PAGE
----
Tiny plant workshop a success
Published 7:00 am Saturday, July 27, 2019
Kids filled plastic cups with rocks and soil, before repotting small succulents during the tiny gardening workshop at the Crosby Arboretum Friday.
The workshop was led by Christine Coker, an associate professor of urban horticulture for Mississippi State University—or as she explained her job to workshop attendees, a veggie doctor. Teaching children about gardening helps make them informed consumers, Coker said, and informed consumers will support farmers.
“Kids just don’t know where their food comes from,” Coker said.
Learning about gardening helps young people understand where a vegetable comes from, before it is put in a package or served at a restaurant, Coker said.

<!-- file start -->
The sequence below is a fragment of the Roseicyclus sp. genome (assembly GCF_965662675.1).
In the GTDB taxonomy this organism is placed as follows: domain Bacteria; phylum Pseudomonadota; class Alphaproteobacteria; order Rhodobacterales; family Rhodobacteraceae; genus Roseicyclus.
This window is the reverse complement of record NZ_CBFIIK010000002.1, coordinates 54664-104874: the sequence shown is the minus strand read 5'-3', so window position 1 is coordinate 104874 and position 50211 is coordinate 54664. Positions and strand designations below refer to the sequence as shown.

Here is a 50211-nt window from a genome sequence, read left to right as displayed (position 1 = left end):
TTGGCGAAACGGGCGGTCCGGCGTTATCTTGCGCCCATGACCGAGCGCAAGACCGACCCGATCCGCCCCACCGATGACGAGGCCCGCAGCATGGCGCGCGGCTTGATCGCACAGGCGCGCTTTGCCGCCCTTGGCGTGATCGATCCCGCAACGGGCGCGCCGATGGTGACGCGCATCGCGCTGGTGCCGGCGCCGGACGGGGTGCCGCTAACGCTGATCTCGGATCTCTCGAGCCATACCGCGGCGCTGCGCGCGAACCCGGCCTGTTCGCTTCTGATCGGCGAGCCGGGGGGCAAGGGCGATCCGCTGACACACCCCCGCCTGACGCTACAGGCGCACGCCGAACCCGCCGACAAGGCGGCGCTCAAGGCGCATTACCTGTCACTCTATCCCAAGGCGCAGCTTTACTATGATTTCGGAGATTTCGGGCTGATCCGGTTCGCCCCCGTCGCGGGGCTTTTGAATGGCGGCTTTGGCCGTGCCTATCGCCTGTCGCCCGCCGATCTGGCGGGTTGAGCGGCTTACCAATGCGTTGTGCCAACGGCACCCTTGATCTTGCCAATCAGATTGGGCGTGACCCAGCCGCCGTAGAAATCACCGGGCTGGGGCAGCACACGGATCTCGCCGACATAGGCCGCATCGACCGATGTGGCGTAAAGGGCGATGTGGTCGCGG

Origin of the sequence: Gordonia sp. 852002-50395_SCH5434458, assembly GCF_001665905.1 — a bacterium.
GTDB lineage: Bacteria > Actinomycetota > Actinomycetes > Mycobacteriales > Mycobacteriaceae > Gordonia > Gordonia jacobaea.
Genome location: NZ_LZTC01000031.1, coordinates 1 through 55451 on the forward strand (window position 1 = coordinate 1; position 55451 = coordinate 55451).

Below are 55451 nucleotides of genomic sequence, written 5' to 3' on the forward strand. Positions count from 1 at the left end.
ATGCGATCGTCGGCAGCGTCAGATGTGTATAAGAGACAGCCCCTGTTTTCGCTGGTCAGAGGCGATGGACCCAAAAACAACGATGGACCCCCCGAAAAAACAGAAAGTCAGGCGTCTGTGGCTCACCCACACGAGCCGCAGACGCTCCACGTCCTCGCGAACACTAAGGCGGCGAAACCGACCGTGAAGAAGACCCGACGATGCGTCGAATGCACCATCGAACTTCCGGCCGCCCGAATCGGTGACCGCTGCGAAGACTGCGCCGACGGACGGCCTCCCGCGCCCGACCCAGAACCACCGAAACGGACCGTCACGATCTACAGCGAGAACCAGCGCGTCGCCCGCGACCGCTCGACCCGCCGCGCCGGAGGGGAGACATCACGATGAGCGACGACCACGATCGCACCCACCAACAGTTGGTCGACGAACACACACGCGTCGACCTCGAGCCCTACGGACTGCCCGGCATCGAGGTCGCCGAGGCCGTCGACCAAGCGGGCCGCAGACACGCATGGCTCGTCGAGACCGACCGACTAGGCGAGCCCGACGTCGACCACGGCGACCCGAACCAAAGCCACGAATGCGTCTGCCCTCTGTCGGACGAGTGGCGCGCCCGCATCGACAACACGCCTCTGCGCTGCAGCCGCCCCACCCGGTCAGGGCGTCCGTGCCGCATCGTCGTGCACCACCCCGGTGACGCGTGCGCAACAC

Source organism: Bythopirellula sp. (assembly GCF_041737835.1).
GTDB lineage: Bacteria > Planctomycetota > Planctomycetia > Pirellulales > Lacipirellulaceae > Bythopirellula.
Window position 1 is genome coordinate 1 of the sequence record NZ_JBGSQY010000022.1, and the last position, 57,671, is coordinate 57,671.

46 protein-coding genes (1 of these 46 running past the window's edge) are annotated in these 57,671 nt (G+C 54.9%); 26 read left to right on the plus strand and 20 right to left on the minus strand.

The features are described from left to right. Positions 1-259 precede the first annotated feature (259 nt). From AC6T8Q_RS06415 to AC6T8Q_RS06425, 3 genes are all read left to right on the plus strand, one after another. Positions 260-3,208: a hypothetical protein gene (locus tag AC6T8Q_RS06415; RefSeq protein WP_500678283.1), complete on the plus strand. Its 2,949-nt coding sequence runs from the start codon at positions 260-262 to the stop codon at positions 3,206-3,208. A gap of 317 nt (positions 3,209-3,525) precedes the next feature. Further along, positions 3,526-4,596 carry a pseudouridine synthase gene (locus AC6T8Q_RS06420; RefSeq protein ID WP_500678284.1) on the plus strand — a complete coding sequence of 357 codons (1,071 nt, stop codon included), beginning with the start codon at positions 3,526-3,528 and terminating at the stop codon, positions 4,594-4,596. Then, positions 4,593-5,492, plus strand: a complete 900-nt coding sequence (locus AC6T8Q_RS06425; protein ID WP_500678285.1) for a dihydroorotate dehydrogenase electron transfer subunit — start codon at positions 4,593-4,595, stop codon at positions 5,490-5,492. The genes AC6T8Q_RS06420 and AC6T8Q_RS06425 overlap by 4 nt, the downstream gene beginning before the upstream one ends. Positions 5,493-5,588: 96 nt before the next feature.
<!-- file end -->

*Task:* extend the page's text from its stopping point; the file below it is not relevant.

The 17 participants of Friday’s class created a greenhouse in a glove by placing cotton balls and white beans in the fingertips of gloves. Any dry bean would work, Coker said. Children then sprayed the cotton balls with water, and tied the gloves closed.
Coker instructed them to take the gloves home and place them in a sunny spot, like a windowsill, to allow the beans to sprout.
Next, the children planted succulents in plastic cups and spritzed the desert plants with water. They decorated the miniature gardens with animal figures and tiny bridges.
Lily Breaux filled her miniature garden with tiny ducks and ladybugs. Breaux said she liked how messy the class was, but wished the lesson had lasted longer.
The two projects are quick and involved, Coker said, which works well for small children who learn best with hands on projects, but have short attention spans.
“It’s a good way to put science in front of them, but they can also take it with them,” Coker said.